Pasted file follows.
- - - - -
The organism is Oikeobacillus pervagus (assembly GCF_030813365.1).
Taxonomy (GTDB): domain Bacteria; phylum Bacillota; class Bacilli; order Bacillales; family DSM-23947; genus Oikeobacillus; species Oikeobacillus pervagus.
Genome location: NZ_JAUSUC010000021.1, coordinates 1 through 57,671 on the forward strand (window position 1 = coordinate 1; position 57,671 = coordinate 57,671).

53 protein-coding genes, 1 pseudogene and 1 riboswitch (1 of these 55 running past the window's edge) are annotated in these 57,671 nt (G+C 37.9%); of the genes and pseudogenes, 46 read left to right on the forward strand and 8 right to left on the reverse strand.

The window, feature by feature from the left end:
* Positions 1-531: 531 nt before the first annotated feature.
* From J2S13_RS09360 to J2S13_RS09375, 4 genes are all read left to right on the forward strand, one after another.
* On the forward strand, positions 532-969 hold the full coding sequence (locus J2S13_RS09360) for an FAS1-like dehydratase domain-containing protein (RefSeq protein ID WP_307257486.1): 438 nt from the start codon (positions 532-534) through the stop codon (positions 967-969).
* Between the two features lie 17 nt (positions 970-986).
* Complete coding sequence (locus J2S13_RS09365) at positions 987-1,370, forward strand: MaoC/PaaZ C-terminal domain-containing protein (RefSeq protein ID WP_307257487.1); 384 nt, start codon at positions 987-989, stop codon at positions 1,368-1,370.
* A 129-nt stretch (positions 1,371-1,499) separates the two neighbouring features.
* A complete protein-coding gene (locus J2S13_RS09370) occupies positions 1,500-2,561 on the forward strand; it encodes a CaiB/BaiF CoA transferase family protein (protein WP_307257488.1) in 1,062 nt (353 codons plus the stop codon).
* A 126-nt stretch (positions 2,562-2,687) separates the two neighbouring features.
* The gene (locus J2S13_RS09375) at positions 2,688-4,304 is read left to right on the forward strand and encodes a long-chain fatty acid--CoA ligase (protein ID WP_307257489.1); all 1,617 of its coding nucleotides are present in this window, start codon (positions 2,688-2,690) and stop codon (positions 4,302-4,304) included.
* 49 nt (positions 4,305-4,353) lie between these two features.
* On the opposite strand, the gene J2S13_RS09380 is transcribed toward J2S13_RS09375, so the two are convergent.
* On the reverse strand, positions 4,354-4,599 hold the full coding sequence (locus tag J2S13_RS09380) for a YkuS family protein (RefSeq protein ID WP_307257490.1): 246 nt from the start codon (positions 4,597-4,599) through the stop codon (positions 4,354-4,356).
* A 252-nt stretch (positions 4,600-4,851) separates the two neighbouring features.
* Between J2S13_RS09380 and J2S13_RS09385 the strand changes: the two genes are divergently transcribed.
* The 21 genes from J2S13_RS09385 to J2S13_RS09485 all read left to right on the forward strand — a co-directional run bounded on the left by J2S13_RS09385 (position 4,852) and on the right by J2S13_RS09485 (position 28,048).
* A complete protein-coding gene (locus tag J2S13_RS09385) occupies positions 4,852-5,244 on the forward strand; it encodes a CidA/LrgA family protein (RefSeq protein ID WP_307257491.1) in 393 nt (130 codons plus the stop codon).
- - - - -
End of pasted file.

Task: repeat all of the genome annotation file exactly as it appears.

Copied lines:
The organism is Oikeobacillus pervagus (assembly GCF_030813365.1).
Taxonomy (GTDB): domain Bacteria; phylum Bacillota; class Bacilli; order Bacillales; family DSM-23947; genus Oikeobacillus; species Oikeobacillus pervagus.
Genome location: NZ_JAUSUC010000021.1, coordinates 1 through 57,671 on the forward strand (window position 1 = coordinate 1; position 57,671 = coordinate 57,671).

53 protein-coding genes, 1 pseudogene and 1 riboswitch (1 of these 55 running past the window's edge) are annotated in these 57,671 nt (G+C 37.9%); of the genes and pseudogenes, 46 read left to right on the forward strand and 8 right to left on the reverse strand.

The window, feature by feature from the left end:
* Positions 1-531: 531 nt before the first annotated feature.
* From J2S13_RS09360 to J2S13_RS09375, 4 genes are all read left to right on the forward strand, one after another.
* On the forward strand, positions 532-969 hold the full coding sequence (locus J2S13_RS09360) for an FAS1-like dehydratase domain-containing protein (RefSeq protein ID WP_307257486.1): 438 nt from the start codon (positions 532-534) through the stop codon (positions 967-969).
* Between the two features lie 17 nt (positions 970-986).
* Complete coding sequence (locus J2S13_RS09365) at positions 987-1,370, forward strand: MaoC/PaaZ C-terminal domain-containing protein (RefSeq protein ID WP_307257487.1); 384 nt, start codon at positions 987-989, stop codon at positions 1,368-1,370.
* A 129-nt stretch (positions 1,371-1,499) separates the two neighbouring features.
* A complete protein-coding gene (locus J2S13_RS09370) occupies positions 1,500-2,561 on the forward strand; it encodes a CaiB/BaiF CoA transferase family protein (protein WP_307257488.1) in 1,062 nt (353 codons plus the stop codon).
* A 126-nt stretch (positions 2,562-2,687) separates the two neighbouring features.
* The gene (locus J2S13_RS09375) at positions 2,688-4,304 is read left to right on the forward strand and encodes a long-chain fatty acid--CoA ligase (protein ID WP_307257489.1); all 1,617 of its coding nucleotides are present in this window, start codon (positions 2,688-2,690) and stop codon (positions 4,302-4,304) included.
* 49 nt (positions 4,305-4,353) lie between these two features.
* On the opposite strand, the gene J2S13_RS09380 is transcribed toward J2S13_RS09375, so the two are convergent.
* On the reverse strand, positions 4,354-4,599 hold the full coding sequence (locus tag J2S13_RS09380) for a YkuS family protein (RefSeq protein ID WP_307257490.1): 246 nt from the start codon (positions 4,597-4,599) through the stop codon (positions 4,354-4,356).
* A 252-nt stretch (positions 4,600-4,851) separates the two neighbouring features.
* Between J2S13_RS09380 and J2S13_RS09385 the strand changes: the two genes are divergently transcribed.
* The 21 genes from J2S13_RS09385 to J2S13_RS09485 all read left to right on the forward strand — a co-directional run bounded on the left by J2S13_RS09385 (position 4,852) and on the right by J2S13_RS09485 (position 28,048).
* A complete protein-coding gene (locus tag J2S13_RS09385) occupies positions 4,852-5,244 on the forward strand; it encodes a CidA/LrgA family protein (RefSeq protein ID WP_307257491.1) in 393 nt (130 codons plus the stop codon).